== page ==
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I now write on law and regulation facing the pensions sector for Professional Pensions and this portfolio will no longer be updated. Please read all my new articles on the Professional Pensions website.

The University of Birmingham’s Vice-Chancellor, David Eastwood, has been conferred a knighthood in the Queen’s Birthday Honours.

Now Sir David Eastwood, he was awarded the knighthood in recognition of his services to higher education and his commitment to improving the UK’s reputation in delivering higher education.

The University’s Pro-Chancellor, Ed Smith, said “I am delighted for David, his family, and our University with this recognition of his huge contribution to higher education”. He went on to add “I know all of my colleagues…across the world [will] congratulate David on this most well deserved honour”.

The Guild of Students added their congratulations: “The Guild of Students’ would like to congratulate the Vice-Chancellor, Sir David Eastwood, on receipt of his knighthood in the Queen’s Birthday honours.”

As an award to recognise his work in higher education, the Knighthood provides Eastwood with an honorary title but no extra money, power or obligations.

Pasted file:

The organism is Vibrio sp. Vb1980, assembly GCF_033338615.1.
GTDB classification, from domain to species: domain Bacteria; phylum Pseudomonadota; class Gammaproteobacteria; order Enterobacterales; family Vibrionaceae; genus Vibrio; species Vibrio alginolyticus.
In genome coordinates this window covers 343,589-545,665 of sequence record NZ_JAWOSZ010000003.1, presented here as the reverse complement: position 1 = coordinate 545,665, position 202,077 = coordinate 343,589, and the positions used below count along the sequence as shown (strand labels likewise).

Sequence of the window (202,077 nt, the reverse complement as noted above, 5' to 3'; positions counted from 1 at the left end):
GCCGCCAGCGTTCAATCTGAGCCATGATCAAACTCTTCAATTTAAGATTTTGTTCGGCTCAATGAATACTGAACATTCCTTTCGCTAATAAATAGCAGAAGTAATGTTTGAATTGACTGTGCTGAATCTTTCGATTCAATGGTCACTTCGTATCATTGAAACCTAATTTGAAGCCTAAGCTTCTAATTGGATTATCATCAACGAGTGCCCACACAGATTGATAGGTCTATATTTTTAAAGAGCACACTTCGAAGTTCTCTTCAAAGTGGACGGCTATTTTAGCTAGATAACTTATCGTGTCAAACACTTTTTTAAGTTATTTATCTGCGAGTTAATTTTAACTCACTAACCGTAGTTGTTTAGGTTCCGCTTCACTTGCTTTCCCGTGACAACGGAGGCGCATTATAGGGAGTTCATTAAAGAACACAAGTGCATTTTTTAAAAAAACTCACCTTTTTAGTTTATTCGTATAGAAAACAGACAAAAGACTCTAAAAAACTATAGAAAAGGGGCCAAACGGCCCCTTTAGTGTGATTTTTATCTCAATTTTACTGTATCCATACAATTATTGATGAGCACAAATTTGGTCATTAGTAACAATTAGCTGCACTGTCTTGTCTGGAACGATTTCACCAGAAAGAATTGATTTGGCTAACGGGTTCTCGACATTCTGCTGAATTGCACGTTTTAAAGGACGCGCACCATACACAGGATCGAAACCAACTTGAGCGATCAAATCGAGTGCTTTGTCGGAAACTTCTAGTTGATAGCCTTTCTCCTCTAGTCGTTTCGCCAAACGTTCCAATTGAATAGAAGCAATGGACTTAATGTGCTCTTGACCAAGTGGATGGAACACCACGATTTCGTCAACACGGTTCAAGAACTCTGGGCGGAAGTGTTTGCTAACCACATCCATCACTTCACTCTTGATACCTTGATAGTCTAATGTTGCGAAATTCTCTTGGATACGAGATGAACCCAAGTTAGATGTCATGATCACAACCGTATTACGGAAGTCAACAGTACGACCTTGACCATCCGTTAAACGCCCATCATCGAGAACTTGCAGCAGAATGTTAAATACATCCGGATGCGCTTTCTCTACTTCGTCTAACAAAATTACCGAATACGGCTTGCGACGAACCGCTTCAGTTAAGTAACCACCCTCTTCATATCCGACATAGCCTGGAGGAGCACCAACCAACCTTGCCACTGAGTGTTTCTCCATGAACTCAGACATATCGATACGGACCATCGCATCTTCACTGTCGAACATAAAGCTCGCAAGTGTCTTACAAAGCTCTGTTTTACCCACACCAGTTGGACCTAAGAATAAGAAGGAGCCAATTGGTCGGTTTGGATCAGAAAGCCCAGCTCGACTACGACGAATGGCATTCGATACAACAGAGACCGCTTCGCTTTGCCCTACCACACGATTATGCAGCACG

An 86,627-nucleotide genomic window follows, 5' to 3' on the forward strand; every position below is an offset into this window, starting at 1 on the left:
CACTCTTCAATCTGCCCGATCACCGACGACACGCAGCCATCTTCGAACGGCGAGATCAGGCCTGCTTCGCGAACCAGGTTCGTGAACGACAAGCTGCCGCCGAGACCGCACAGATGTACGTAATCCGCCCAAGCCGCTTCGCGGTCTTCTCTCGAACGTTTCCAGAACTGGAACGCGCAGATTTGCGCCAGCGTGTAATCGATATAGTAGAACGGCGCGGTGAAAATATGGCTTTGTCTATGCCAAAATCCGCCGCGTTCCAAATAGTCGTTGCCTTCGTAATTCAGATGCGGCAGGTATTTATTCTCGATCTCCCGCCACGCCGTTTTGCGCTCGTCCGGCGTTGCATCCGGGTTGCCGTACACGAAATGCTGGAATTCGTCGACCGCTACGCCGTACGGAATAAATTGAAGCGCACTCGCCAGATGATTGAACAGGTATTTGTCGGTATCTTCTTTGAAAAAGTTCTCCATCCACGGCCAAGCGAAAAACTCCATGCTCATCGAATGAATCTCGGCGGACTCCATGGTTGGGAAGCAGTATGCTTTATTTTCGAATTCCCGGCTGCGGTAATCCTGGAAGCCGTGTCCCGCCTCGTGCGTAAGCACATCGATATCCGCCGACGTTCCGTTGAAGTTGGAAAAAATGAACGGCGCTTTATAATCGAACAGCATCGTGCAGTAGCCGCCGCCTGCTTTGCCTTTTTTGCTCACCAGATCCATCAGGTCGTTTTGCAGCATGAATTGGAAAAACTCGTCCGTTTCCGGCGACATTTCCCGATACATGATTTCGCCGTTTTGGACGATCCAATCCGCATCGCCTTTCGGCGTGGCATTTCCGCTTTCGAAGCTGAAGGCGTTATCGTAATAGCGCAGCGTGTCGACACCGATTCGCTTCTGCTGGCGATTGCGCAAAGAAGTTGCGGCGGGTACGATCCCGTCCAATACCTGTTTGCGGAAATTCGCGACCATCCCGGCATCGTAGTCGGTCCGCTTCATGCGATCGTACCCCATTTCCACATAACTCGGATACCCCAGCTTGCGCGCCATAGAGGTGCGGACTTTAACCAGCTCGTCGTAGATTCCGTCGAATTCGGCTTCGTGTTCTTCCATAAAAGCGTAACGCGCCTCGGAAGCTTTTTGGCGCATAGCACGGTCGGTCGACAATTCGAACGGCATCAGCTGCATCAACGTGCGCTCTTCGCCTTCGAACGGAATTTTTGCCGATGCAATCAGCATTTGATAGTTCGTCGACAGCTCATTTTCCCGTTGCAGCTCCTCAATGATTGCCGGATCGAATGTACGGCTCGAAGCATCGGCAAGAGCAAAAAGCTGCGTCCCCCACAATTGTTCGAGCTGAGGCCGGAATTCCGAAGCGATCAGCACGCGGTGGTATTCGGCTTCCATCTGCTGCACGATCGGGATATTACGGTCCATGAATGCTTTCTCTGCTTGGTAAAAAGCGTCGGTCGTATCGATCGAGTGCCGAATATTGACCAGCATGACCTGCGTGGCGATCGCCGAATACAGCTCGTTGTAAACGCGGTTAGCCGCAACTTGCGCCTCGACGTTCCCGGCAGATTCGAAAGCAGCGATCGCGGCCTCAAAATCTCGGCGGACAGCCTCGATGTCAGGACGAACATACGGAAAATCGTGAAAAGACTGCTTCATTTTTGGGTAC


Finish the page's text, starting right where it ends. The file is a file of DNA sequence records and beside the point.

In his role, Sir David is currently chair of the Russell Group and Universitas 21. He was previously the Chief Executive of the Higher Education Funding Council for England (HEFCE) and remains in senior positions on the Universities Superannuation Scheme (USS) and Universities UK (UUK).

Eastwood received one of the thirty knighthoods awarded to men this year. He was also awarded it alongside his University of Nottingham counterpart, Sir David Greenaway. Other awardees include Stephen Sutton, the teenager who raised £4m for the Teenage Cancer Trust, Maggie Smith, and Angelina Jolie.

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It’s been a busy week for transport. The continued proposal of the HS2, a new suggestion of a yacht for the Queen and the ridiculous preposition of an airport in the Thames Estuary demonstrate just how significant transport has become to the generation of today, but is it important enough for the public to collude in the use of public money to fund it?